• Claudia Myers

To Show or Not to Show

I am a competition quilter. Through and through. I have no idea how I got that way. I told you last time I was an only child--no competition there. I avoided sports all through school--I was the girl who would run up to the soccer ball and fall over it. I did go out for cheerleading, but only because if you were a cheerleader, you didn't have to go to gym class. I hated those baggy gym suits we had to wear. We were always trying to make them more stylish--a little colored belt, a scarf knotted under the collar, a couple of scatter pins. But, you never made it out the locker room door that way. Gym teachers have sharp eyes!

There was never any competition in my working life, either. I worked alone, in some corner of whatever house we were in, or I worked in the costume houses, where everybody had their own things to do. There was never any "My Kismet headpiece is much more spectacular than your Oriole's mascot head--so I should get a prize!" Nope, none of that.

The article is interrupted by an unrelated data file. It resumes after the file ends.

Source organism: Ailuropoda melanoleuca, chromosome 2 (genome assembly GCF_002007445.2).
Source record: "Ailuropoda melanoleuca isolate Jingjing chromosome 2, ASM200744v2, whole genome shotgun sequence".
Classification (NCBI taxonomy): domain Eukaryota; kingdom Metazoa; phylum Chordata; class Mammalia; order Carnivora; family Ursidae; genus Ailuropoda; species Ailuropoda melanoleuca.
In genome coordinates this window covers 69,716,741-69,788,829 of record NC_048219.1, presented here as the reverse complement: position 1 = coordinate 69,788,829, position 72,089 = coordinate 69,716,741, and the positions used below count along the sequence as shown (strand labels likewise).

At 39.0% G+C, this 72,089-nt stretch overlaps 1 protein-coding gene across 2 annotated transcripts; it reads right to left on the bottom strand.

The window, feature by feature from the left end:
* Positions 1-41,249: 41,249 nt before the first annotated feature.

Dancer's headpiece from the Baltimore Opera production

of "Kismet" @ 1985. My rendition of a drawing by designer/director

John Lehmeyer. Made from buckram, wire, foam tubing, "Las Vegas

beads" and lots of hot glue.

So, when I first started quilting (in my retirement) a non-sewing friend asked me, "What are you going to do with all those quilts?" I answered, "Well, so far, it's not a problem, I've only ever made three".

But, the fourth one was different. I made it at a quilt retreat. Other "retreaters" kept nonchalantly walking past my table and I could see them whispering to each other. What were they saying? Was there something the matter with my quilt? WHAT was the matter with my quilt??! Finally, one of them said, "you should enter that in a show". Yeah, right! .........Right............ Huh............. Well, okey, how do I do that? And the Competition Monster raised it's ugly head!